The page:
helpless. Could this be the crisis that ends it all? Like all farmers, we stand to lose everything we have worked for if our farm becomes infected with foot and mouth. Will government compensation take the higher value of organic stock into consideration, or its pedigree value, the BSE-free status and the years of home breeding? What about the loss of customers who buy our meat because they know where and how it has been reared? Organic farming is more about practical common sense and sound principles than weird and wacky philosophy. It has stood us in good stead through the years of crisis. Having not fed blood and bonemeal or used organophosphates, which are not allowed under organic regulations, we were able to avoid the problems of BSE. When people reacted against the threat of GM food, again organic standards were on our side, and our produce was free of them. But what about foot and mouth?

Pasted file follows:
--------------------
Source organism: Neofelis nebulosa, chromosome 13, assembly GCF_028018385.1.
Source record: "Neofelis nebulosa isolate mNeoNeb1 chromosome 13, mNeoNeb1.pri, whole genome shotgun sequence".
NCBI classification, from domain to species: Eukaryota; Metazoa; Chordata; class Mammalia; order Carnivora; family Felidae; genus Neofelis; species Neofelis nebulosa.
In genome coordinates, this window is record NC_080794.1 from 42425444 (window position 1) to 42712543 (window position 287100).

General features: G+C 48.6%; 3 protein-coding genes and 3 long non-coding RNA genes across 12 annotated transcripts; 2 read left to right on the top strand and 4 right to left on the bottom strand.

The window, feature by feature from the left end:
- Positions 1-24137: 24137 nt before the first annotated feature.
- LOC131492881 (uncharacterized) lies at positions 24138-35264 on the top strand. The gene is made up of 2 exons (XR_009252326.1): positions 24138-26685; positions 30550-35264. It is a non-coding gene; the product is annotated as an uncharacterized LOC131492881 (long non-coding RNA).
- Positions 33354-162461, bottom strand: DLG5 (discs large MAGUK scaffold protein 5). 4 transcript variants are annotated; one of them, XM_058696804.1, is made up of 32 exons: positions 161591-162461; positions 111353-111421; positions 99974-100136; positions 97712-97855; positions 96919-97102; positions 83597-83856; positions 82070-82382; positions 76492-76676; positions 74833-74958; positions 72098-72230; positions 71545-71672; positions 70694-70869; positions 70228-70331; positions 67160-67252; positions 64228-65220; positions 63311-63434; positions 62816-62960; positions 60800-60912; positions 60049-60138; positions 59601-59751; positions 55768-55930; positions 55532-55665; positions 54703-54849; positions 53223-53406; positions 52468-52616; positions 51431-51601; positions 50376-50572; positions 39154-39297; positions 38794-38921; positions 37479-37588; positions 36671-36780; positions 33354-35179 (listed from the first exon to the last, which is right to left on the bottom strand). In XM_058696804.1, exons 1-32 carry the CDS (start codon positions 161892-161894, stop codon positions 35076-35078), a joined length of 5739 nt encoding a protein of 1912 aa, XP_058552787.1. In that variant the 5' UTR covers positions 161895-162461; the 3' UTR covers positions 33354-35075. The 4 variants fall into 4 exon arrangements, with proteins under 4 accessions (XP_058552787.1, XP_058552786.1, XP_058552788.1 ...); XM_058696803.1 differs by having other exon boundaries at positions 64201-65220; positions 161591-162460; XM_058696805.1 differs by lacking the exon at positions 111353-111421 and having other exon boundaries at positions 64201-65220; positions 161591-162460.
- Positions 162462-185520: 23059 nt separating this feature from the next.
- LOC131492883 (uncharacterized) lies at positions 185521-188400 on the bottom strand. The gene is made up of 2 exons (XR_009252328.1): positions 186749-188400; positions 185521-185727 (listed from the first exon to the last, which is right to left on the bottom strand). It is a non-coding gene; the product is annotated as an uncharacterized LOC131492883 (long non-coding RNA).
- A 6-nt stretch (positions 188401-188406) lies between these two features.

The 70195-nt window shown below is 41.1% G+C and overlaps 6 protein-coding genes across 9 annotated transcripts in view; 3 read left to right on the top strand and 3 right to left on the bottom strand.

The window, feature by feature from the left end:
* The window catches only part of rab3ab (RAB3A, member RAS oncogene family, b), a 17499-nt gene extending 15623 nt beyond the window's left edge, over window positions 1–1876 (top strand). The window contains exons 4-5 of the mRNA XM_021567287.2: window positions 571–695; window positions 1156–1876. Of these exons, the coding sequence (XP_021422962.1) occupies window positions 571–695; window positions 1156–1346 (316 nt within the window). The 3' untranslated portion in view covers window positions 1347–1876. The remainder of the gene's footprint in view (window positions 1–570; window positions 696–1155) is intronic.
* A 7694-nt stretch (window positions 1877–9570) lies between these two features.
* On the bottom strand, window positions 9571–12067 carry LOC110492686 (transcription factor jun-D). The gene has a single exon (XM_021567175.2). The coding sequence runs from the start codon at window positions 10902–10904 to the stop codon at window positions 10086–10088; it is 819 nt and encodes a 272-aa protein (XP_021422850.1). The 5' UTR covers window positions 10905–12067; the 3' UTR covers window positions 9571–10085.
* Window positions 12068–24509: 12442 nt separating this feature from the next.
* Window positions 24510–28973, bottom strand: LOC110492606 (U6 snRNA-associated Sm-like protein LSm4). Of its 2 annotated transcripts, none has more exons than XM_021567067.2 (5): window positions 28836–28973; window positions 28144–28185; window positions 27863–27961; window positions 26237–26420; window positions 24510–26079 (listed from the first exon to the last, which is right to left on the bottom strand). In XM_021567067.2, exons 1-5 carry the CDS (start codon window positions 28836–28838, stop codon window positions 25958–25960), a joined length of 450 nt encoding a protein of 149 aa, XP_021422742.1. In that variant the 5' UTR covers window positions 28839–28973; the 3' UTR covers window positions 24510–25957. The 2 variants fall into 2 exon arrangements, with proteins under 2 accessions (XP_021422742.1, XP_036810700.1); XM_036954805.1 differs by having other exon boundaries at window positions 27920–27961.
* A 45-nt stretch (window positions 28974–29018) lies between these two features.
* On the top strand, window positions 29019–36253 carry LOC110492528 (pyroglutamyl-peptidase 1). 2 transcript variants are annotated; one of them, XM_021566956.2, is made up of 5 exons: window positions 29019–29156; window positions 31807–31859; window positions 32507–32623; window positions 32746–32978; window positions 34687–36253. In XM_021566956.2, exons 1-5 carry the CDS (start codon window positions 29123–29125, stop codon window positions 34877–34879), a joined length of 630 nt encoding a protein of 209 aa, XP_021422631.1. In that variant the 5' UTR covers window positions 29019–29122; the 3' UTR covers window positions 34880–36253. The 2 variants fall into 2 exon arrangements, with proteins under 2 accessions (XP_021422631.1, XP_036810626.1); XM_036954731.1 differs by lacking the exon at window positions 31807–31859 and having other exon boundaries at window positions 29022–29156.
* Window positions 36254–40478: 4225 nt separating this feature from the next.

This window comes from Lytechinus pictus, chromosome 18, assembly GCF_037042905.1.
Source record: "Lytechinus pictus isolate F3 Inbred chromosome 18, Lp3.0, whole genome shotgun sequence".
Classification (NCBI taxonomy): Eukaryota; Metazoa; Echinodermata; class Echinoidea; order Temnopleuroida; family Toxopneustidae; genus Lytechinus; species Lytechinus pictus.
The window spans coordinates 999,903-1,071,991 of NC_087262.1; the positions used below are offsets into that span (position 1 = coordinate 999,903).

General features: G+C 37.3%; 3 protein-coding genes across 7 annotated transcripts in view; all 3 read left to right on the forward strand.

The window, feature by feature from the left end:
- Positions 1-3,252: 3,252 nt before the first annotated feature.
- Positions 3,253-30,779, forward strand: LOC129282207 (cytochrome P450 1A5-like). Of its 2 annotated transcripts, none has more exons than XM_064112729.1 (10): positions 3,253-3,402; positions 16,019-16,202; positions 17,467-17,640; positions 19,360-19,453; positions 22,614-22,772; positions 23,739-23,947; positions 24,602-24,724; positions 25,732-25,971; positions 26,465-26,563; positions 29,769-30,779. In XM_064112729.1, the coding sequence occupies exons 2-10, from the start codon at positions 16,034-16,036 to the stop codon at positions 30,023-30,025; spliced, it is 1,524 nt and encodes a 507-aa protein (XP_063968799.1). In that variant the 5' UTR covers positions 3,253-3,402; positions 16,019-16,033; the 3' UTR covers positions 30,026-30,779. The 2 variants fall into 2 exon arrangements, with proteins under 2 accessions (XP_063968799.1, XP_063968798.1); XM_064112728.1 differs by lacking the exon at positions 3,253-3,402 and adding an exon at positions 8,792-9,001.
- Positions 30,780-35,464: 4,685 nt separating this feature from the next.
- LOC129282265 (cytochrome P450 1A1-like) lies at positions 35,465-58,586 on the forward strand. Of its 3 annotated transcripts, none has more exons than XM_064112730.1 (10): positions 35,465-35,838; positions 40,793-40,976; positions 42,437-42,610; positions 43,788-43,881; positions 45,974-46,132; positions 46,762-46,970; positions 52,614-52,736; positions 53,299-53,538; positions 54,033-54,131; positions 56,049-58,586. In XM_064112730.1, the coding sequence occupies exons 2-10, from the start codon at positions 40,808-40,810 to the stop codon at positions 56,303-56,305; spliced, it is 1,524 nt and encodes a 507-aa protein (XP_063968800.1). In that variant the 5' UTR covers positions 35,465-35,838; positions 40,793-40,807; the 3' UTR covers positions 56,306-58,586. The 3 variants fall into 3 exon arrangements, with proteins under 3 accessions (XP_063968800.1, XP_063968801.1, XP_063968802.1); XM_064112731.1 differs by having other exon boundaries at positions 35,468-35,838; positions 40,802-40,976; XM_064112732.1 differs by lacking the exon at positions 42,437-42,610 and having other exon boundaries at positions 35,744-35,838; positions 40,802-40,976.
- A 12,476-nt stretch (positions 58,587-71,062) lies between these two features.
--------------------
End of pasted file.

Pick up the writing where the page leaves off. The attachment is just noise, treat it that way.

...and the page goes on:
There are no organic halos to protect us this time. It could be said that in every crisis there is an opportunity, and this is the moment to think about where our food comes from and how it is produced. What should farming be about? Is it only a means to produce food, a commodity to be manufactured and traded globally at the cheapest price? Or are there wider implications to consider: the fact that farming occupies more land than any other industry and as such must care for the environment? That animal welfare has a cost which is not reflected in the price of a "value burger"? That farmingis crucial for healthy local economies? That cheap food has a price, and the cost of pollution, environmental degradation and diseases such as BSE has been conservatively estimated at pounds 2.3bn annually?
Organic farming, though not perfect, comes closest to being a sustainable solution. Organic standards embrace all aspects of food production. They discourage the "dealing" system, which has caused the current foot and mouth epidemic to spread so rapidly. Closed flocks and herds are recommended. Non- organic stock can be brought in only for breeding replacement purposes as young animals, and must have BSE-free status. There are limits on journey time, and putting animals through markets is not allowed.